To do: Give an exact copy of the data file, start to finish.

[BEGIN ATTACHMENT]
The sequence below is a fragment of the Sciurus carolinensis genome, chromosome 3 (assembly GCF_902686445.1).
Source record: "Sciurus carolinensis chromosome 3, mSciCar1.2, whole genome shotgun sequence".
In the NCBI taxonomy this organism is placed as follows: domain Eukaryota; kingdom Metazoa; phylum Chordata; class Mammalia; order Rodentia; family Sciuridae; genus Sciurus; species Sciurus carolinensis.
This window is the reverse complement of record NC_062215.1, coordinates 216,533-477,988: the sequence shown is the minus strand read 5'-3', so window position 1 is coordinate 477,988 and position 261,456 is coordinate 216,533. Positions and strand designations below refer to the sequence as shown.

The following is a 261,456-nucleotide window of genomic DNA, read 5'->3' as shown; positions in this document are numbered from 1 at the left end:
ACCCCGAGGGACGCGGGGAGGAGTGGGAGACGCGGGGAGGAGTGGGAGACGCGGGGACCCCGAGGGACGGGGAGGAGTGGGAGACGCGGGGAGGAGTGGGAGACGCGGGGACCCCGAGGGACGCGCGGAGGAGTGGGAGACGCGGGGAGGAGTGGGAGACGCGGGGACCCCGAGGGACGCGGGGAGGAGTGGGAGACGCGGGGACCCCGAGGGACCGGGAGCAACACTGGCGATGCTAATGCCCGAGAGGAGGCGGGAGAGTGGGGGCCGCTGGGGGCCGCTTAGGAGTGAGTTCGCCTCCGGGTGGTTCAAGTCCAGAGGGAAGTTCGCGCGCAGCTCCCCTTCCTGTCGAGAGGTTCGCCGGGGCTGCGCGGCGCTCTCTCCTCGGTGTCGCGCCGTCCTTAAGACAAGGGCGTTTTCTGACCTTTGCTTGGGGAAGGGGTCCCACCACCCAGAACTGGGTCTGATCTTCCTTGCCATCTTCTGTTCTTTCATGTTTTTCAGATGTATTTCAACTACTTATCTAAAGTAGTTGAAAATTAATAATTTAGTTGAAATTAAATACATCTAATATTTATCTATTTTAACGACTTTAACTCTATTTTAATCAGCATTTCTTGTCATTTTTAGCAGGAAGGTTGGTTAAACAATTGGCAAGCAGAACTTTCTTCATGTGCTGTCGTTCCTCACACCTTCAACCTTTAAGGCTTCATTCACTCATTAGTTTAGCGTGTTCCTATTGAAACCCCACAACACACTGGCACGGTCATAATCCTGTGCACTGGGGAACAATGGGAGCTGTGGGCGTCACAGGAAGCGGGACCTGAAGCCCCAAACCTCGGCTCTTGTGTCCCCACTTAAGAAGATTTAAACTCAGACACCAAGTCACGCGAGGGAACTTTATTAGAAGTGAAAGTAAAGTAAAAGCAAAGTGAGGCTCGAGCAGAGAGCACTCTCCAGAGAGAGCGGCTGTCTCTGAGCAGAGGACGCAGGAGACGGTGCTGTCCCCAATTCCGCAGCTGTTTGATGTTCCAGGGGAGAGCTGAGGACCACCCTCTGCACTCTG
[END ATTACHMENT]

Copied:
The sequence below is a fragment of the Sciurus carolinensis genome, chromosome 3 (assembly GCF_902686445.1).
Source record: "Sciurus carolinensis chromosome 3, mSciCar1.2, whole genome shotgun sequence".
In the NCBI taxonomy this organism is placed as follows: domain Eukaryota; kingdom Metazoa; phylum Chordata; class Mammalia; order Rodentia; family Sciuridae; genus Sciurus; species Sciurus carolinensis.
This window is the reverse complement of record NC_062215.1, coordinates 216,533-477,988: the sequence shown is the minus strand read 5'-3', so window position 1 is coordinate 477,988 and position 261,456 is coordinate 216,533. Positions and strand designations below refer to the sequence as shown.

The following is a 261,456-nucleotide window of genomic DNA, read 5'->3' as shown; positions in this document are numbered from 1 at the left end:
ACCCCGAGGGACGCGGGGAGGAGTGGGAGACGCGGGGAGGAGTGGGAGACGCGGGGACCCCGAGGGACGGGGAGGAGTGGGAGACGCGGGGAGGAGTGGGAGACGCGGGGACCCCGAGGGACGCGCGGAGGAGTGGGAGACGCGGGGAGGAGTGGGAGACGCGGGGACCCCGAGGGACGCGGGGAGGAGTGGGAGACGCGGGGACCCCGAGGGACCGGGAGCAACACTGGCGATGCTAATGCCCGAGAGGAGGCGGGAGAGTGGGGGCCGCTGGGGGCCGCTTAGGAGTGAGTTCGCCTCCGGGTGGTTCAAGTCCAGAGGGAAGTTCGCGCGCAGCTCCCCTTCCTGTCGAGAGGTTCGCCGGGGCTGCGCGGCGCTCTCTCCTCGGTGTCGCGCCGTCCTTAAGACAAGGGCGTTTTCTGACCTTTGCTTGGGGAAGGGGTCCCACCACCCAGAACTGGGTCTGATCTTCCTTGCCATCTTCTGTTCTTTCATGTTTTTCAGATGTATTTCAACTACTTATCTAAAGTAGTTGAAAATTAATAATTTAGTTGAAATTAAATACATCTAATATTTATCTATTTTAACGACTTTAACTCTATTTTAATCAGCATTTCTTGTCATTTTTAGCAGGAAGGTTGGTTAAACAATTGGCAAGCAGAACTTTCTTCATGTGCTGTCGTTCCTCACACCTTCAACCTTTAAGGCTTCATTCACTCATTAGTTTAGCGTGTTCCTATTGAAACCCCACAACACACTGGCACGGTCATAATCCTGTGCACTGGGGAACAATGGGAGCTGTGGGCGTCACAGGAAGCGGGACCTGAAGCCCCAAACCTCGGCTCTTGTGTCCCCACTTAAGAAGATTTAAACTCAGACACCAAGTCACGCGAGGGAACTTTATTAGAAGTGAAAGTAAAGTAAAAGCAAAGTGAGGCTCGAGCAGAGAGCACTCTCCAGAGAGAGCGGCTGTCTCTGAGCAGAGGACGCAGGAGACGGTGCTGTCCCCAATTCCGCAGCTGTTTGATGTTCCAGGGGAGAGCTGAGGACCACCCTCTGCACTCTG